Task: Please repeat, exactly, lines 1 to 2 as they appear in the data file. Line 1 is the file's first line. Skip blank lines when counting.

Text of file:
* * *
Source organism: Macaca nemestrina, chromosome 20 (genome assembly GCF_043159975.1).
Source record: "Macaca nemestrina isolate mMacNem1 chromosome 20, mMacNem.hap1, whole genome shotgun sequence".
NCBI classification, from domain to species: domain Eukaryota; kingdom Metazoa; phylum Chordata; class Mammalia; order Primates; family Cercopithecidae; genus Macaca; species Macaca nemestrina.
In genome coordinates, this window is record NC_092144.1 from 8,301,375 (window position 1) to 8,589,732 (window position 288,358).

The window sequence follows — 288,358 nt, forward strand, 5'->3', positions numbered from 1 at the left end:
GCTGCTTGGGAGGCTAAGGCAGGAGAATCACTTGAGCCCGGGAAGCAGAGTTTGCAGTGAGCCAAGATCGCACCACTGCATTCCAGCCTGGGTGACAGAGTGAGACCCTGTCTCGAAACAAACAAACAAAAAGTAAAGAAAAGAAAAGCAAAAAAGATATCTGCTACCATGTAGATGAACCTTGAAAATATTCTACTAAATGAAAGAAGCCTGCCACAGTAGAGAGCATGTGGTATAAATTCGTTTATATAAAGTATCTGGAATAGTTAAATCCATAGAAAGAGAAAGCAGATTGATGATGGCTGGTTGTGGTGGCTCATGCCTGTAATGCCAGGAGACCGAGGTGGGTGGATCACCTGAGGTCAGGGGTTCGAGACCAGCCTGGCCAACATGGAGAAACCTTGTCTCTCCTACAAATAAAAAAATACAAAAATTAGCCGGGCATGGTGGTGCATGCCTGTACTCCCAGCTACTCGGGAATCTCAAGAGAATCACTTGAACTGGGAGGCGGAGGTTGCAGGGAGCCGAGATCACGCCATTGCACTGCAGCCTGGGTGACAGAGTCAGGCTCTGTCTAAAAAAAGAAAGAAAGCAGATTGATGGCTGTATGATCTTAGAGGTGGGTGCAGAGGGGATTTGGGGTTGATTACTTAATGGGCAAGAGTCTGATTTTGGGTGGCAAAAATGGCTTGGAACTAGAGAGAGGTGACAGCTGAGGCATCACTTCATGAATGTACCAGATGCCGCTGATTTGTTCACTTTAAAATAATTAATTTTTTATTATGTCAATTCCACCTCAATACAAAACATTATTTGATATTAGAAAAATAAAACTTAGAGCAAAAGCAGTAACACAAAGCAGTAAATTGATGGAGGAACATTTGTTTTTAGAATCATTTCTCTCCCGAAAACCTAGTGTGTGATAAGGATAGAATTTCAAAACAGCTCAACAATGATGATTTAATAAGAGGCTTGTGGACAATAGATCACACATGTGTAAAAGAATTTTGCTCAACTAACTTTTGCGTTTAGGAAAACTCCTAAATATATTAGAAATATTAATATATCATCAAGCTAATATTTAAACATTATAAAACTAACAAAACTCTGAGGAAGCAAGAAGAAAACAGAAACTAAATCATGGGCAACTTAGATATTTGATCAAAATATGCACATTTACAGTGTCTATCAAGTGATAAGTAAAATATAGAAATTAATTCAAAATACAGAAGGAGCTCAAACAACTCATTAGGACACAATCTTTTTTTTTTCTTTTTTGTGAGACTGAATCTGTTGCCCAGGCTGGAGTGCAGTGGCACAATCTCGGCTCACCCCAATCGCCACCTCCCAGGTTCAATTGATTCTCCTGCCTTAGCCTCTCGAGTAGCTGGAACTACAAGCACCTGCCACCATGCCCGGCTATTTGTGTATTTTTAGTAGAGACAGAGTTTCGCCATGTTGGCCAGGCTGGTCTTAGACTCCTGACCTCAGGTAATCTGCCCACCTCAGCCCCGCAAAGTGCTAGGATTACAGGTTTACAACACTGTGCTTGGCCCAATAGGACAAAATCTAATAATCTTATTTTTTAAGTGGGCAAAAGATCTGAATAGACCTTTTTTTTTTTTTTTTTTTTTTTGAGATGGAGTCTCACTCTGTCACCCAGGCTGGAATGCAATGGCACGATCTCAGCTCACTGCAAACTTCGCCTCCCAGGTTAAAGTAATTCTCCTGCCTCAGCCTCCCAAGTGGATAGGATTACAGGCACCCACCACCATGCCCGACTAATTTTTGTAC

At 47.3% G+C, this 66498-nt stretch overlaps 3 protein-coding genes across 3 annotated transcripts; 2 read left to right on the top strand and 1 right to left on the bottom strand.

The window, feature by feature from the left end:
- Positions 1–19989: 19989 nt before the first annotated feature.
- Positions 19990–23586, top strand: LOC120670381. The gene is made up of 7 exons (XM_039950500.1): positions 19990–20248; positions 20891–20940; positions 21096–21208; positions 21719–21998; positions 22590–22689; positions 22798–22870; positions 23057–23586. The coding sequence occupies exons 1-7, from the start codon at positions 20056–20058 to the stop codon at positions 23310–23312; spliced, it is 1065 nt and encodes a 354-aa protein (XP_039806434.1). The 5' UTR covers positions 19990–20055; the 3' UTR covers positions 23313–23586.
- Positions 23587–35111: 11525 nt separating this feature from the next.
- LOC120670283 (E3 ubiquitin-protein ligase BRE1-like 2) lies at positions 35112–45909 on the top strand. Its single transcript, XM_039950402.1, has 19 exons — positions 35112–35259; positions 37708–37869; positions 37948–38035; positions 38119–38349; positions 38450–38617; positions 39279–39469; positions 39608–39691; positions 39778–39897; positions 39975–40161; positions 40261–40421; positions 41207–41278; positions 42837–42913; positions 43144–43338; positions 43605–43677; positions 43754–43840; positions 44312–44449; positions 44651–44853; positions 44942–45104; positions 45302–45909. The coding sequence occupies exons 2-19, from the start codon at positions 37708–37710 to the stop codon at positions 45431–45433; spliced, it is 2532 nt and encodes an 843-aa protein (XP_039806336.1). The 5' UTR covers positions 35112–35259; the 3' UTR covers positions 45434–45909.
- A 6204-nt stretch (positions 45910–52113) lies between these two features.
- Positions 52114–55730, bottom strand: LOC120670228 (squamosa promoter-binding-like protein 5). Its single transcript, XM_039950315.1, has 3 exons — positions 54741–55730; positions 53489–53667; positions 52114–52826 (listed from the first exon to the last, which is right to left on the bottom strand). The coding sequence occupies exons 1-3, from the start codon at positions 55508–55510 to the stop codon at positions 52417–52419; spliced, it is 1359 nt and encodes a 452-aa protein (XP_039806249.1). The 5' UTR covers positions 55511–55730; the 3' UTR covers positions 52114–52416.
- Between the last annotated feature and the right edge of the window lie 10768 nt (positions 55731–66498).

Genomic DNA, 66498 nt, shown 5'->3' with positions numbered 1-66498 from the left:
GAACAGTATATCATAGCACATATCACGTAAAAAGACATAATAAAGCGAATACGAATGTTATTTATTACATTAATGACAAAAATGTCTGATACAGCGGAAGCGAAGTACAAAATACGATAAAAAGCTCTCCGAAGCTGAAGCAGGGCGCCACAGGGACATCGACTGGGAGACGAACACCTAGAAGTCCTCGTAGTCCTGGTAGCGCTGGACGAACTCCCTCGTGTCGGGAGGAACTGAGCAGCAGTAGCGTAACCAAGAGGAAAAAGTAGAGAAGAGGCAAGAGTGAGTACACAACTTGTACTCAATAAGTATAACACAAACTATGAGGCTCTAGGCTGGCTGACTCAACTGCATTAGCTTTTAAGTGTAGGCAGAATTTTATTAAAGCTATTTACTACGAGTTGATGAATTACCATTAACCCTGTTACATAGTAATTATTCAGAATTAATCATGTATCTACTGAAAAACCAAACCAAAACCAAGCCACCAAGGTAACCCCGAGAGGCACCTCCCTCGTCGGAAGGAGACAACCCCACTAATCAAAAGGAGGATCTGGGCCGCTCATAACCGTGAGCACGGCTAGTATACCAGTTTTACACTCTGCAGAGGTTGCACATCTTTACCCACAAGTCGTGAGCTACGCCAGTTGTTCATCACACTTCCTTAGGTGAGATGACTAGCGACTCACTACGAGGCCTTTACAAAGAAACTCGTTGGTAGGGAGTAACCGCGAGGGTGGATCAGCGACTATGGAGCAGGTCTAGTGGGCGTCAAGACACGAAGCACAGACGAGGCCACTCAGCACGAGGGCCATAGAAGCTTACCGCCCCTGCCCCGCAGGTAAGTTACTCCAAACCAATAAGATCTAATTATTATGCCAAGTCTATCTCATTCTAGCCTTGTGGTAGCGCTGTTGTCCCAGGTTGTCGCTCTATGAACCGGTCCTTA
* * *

Source organism: Macaca nemestrina, chromosome 20 (genome assembly GCF_043159975.1).
Source record: "Macaca nemestrina isolate mMacNem1 chromosome 20, mMacNem.hap1, whole genome shotgun sequence".